Automotive

Caterham Cars gives bicycle technology a try

The prototype Caterham chassis, influenced by bicycle technology
The prototype Caterham chassis, influenced by bicycle technology
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A detailed image of the chassis that Caterham may offer as an option in 2017
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A detailed image of the chassis that Caterham may offer as an option in 2017
A computer image of the prototype vehicle with some body parts
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A computer image of the prototype vehicle with some body parts
A computer illustration of the chassis design
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A computer illustration of the chassis design
The prototype Caterham chassis, influenced by bicycle technology
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The prototype Caterham chassis, influenced by bicycle technology
Another view of the prototype ultra-lightweight chassis
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Another view of the prototype ultra-lightweight chassis
The butted tube approach by Reynolds Technology, that was patented in 1897
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The butted tube approach by Reynolds Technology, that was patented in 1897
Caterham, Reynolds and Simpact Engineering were involved in creating the ultra-lightweight chassis
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Caterham, Reynolds and Simpact Engineering were involved in creating the ultra-lightweight chassis

Caterham Cars has lasted over six decades by delivering a series of lightweight sports cars known for their unique look and giant fun factor. By sometime next year, buyers of the company's iconic Caterham Seven may have the option of an even lighter-weight model incorporating the butted tube technology used in bicycles.

The bicycle influence came about when Reynolds Technology, a company known for making quality bicycle frame tubes, approached Caterham with the idea of making an ultra-lightweight chassis using the butted tube process it had patented back in 1897. Once Caterham agreed, Simpact Engineering was enlisted for its design expertise.

The trio then had six months to complete the research and design of the chassis based on the parameters set by the Niche Vehicle Network in the UK that supplied the funding.

The butted tube approach by Reynolds Technology, that was patented in 1897
The butted tube approach by Reynolds Technology, that was patented in 1897

The butted tube approach developed by Reynolds meant that each tube member of the chassis was thicker at the ends than in the middle, which kept the frame strong yet lightweight. Using low-cost steel rather than alloys also allowed for weight reductions of up to 50 percent on some parts while maintaining the chassis' torsional stiffness and strength.

The final result was a prototype vehicle incorporating a chassis that came in more than 10 percent lighter than the already slimmed-down model found in the current run of Caterham Seven models.

Caterham said the plan is to further refine the chassis with the goal of offering it as an option for models in the 2017 lineup, at an extra cost of between £1,000 and £2,000 (about US$1,438 and $2,876). The company will also continue to develop the prototype vehicle utilizing the butted chassis, with the intent of launching it as a new model at some point in the future.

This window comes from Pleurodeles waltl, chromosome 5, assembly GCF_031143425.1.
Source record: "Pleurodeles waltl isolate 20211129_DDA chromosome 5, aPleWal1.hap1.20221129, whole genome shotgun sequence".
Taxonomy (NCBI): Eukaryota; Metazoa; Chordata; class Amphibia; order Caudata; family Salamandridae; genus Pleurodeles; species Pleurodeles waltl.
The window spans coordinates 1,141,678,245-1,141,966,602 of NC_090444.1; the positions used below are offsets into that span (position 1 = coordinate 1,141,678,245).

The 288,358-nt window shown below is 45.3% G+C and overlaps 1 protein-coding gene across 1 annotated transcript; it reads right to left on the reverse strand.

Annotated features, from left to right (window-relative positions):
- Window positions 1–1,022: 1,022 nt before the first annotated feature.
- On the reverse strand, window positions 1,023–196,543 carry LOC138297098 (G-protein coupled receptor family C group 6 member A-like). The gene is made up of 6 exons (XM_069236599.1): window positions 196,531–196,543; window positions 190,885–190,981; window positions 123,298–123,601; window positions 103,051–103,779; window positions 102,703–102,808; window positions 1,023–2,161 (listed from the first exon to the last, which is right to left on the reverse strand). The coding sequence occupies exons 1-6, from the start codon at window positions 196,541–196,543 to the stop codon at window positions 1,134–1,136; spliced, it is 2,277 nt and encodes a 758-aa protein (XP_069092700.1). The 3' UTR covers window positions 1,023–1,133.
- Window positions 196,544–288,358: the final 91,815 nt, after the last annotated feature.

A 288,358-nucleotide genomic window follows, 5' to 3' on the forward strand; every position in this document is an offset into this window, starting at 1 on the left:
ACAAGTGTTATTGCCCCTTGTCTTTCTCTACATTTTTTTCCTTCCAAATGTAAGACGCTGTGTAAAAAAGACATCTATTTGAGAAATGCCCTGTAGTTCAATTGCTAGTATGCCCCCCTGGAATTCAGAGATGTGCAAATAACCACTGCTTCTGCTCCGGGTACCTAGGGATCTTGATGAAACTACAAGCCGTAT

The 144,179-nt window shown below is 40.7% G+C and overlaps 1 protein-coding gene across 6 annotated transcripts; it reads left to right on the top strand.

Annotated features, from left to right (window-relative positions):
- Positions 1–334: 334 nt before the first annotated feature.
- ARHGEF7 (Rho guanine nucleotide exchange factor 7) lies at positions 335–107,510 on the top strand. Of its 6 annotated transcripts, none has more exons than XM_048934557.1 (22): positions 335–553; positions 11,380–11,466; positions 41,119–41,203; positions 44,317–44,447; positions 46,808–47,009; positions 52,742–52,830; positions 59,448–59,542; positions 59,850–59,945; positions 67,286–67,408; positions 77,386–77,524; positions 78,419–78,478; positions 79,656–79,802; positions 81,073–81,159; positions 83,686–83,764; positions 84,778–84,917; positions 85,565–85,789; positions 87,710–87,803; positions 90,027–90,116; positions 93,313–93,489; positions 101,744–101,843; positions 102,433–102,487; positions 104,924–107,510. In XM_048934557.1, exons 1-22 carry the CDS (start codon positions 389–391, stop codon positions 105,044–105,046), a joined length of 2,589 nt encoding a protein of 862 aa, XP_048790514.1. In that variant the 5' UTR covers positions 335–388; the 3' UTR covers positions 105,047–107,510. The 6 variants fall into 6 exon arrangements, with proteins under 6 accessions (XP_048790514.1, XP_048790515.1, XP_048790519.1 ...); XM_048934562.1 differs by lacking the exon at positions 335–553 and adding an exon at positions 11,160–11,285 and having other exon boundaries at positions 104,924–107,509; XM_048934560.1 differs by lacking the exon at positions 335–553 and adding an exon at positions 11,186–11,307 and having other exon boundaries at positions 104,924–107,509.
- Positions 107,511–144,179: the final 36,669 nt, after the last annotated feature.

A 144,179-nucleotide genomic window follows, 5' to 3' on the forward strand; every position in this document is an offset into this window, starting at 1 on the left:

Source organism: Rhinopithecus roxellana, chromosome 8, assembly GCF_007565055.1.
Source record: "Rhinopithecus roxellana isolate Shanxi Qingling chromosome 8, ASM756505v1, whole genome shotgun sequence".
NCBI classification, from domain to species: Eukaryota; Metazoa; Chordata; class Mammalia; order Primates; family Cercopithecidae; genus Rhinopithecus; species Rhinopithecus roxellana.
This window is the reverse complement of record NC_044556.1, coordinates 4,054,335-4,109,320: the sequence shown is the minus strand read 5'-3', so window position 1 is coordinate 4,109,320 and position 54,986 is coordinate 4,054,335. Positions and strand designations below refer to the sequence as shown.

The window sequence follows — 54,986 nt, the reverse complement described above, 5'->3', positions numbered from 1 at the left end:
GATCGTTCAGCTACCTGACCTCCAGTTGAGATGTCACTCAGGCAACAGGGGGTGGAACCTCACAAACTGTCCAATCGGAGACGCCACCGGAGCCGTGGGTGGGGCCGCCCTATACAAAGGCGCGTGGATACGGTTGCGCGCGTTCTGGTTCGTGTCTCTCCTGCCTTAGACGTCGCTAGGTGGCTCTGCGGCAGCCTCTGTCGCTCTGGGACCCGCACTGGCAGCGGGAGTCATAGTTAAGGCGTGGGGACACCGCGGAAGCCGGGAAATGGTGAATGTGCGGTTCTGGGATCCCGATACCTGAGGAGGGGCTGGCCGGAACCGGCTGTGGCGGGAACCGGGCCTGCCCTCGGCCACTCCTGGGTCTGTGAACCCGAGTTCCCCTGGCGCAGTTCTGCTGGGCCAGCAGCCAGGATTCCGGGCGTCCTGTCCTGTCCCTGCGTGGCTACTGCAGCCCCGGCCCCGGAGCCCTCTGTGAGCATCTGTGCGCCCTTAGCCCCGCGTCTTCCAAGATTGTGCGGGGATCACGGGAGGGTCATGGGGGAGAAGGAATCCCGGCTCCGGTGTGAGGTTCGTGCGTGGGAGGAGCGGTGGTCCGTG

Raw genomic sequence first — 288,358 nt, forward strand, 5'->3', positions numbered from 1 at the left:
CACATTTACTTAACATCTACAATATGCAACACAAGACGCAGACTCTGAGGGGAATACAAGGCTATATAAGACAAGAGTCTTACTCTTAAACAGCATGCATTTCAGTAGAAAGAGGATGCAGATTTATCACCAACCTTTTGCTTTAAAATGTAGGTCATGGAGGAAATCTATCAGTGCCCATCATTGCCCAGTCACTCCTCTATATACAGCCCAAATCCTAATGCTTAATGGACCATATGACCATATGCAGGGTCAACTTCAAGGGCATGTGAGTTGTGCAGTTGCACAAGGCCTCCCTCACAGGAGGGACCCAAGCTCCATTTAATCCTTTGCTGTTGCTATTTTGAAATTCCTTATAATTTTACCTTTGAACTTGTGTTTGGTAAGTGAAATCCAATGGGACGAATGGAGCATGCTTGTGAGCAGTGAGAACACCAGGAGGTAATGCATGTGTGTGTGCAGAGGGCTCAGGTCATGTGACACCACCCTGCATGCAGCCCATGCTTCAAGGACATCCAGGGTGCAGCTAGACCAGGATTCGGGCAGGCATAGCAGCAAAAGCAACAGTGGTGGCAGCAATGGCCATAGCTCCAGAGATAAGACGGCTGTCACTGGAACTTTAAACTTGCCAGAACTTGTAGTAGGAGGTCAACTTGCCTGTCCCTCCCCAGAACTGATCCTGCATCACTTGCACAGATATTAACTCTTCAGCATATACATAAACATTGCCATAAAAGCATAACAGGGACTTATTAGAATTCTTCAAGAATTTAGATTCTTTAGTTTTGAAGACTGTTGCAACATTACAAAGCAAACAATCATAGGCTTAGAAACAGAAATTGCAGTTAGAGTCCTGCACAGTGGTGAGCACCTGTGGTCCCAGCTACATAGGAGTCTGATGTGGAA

The automaker additionally stated that the process and technology developed for this project will be available to license to companies that make trucks, cranes or any business in which weight savings would be beneficial. Caterham does, incidentally, make its own line of bikes – without butted frames.

Source: Caterham Cars

5 comments
GaryHipwell
I think you'll find the gorgeous classic steel framed Caterham Fairspear has butted tubes.
Island Architect
I think that one can say that the Brits do have a sense of humor... these look like they could come out of Terry Thomas' garage and the school for scoundrels. They also can design absolutely astonishing things like the Converj that was the singular good thing at the NAIAS in the depths of 2009, they can also design some ghastly things. Clearly they enjoy "tooling" around in neat little packages and these may well be the successors to the MG TC some larger headlamps might well save the day.
Martin Hone
A saving of 10% sounds ok, but when the whole chassis probably only weighs 100 kg, it is not much advantage. Given there is still a lot of cluster welds and labour intensive fish-mouthing elsewhere on the chassis, I don't see the point, especially of the tubes have to be specially made with thicker ends, which is how I read it.
yawood
@Island Architect. You must have been hiding for the past 65 years when you say "these may well be the successors to the MG TC". They were. These have been around since 1952 when they were released as the Lotus Mark VI and subsequently upgraded to the Mark VII in 1957. When lotus stopped making them the demand was still so high that many people continued to make variants, the most successful being Caterham & Westfield who have continued to develop them to the present day. Caterham was the "official" successor to the Lotus products and they produce very fast and fun cars for the road and track.
Fran Cummings
Nothing new about this. Cars were originally developed from bicycles not horse drawn carriages. Benz, Ford and most of the original car markers were bike builders or riders who used bicycle inventions & technology to create the first successful cars. Ball bearings, differential gears, light weight tubing & roller chains were among the many inventions made for bicycles & later adapted for cars.
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